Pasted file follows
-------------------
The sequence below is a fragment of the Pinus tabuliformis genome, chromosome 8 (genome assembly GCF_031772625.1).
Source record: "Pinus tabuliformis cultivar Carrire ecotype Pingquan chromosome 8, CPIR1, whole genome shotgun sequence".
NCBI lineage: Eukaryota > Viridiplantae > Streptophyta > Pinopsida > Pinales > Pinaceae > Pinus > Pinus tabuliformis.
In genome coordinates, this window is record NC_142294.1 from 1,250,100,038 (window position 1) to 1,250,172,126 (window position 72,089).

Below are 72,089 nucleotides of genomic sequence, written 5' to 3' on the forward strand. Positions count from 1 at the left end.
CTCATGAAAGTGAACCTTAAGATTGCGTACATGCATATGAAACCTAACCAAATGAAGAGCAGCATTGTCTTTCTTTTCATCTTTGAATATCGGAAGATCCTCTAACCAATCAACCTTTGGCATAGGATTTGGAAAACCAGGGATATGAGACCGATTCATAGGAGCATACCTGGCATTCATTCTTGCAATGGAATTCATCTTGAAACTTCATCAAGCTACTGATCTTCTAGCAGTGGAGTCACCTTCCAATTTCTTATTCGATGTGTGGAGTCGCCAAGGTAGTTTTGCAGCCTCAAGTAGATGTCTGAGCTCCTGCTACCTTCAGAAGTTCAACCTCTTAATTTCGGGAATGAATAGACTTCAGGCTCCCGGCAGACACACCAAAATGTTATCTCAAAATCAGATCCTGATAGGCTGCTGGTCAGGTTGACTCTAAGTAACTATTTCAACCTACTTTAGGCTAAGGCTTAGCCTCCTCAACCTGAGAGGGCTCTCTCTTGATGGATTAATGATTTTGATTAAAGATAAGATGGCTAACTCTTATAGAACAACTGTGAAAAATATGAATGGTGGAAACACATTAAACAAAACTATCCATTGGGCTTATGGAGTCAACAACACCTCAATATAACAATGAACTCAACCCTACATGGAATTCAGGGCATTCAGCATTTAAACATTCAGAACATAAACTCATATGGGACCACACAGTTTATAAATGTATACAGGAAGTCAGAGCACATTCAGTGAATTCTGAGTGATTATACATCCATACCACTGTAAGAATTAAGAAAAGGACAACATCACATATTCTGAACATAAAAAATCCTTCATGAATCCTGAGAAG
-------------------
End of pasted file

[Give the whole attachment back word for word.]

The sequence below is a fragment of the Pinus tabuliformis genome, chromosome 8 (genome assembly GCF_031772625.1).
Source record: "Pinus tabuliformis cultivar Carrire ecotype Pingquan chromosome 8, CPIR1, whole genome shotgun sequence".
NCBI lineage: Eukaryota > Viridiplantae > Streptophyta > Pinopsida > Pinales > Pinaceae > Pinus > Pinus tabuliformis.
In genome coordinates, this window is record NC_142294.1 from 1,250,100,038 (window position 1) to 1,250,172,126 (window position 72,089).

Below are 72,089 nucleotides of genomic sequence, written 5' to 3' on the forward strand. Positions count from 1 at the left end.
CTCATGAAAGTGAACCTTAAGATTGCGTACATGCATATGAAACCTAACCAAATGAAGAGCAGCATTGTCTTTCTTTTCATCTTTGAATATCGGAAGATCCTCTAACCAATCAACCTTTGGCATAGGATTTGGAAAACCAGGGATATGAGACCGATTCATAGGAGCATACCTGGCATTCATTCTTGCAATGGAATTCATCTTGAAACTTCATCAAGCTACTGATCTTCTAGCAGTGGAGTCACCTTCCAATTTCTTATTCGATGTGTGGAGTCGCCAAGGTAGTTTTGCAGCCTCAAGTAGATGTCTGAGCTCCTGCTACCTTCAGAAGTTCAACCTCTTAATTTCGGGAATGAATAGACTTCAGGCTCCCGGCAGACACACCAAAATGTTATCTCAAAATCAGATCCTGATAGGCTGCTGGTCAGGTTGACTCTAAGTAACTATTTCAACCTACTTTAGGCTAAGGCTTAGCCTCCTCAACCTGAGAGGGCTCTCTCTTGATGGATTAATGATTTTGATTAAAGATAAGATGGCTAACTCTTATAGAACAACTGTGAAAAATATGAATGGTGGAAACACATTAAACAAAACTATCCATTGGGCTTATGGAGTCAACAACACCTCAATATAACAATGAACTCAACCCTACATGGAATTCAGGGCATTCAGCATTTAAACATTCAGAACATAAACTCATATGGGACCACACAGTTTATAAATGTATACAGGAAGTCAGAGCACATTCAGTGAATTCTGAGTGATTATACATCCATACCACTGTAAGAATTAAGAAAAGGACAACATCACATATTCTGAACATAAAAAATCCTTCATGAATCCTGAGAAG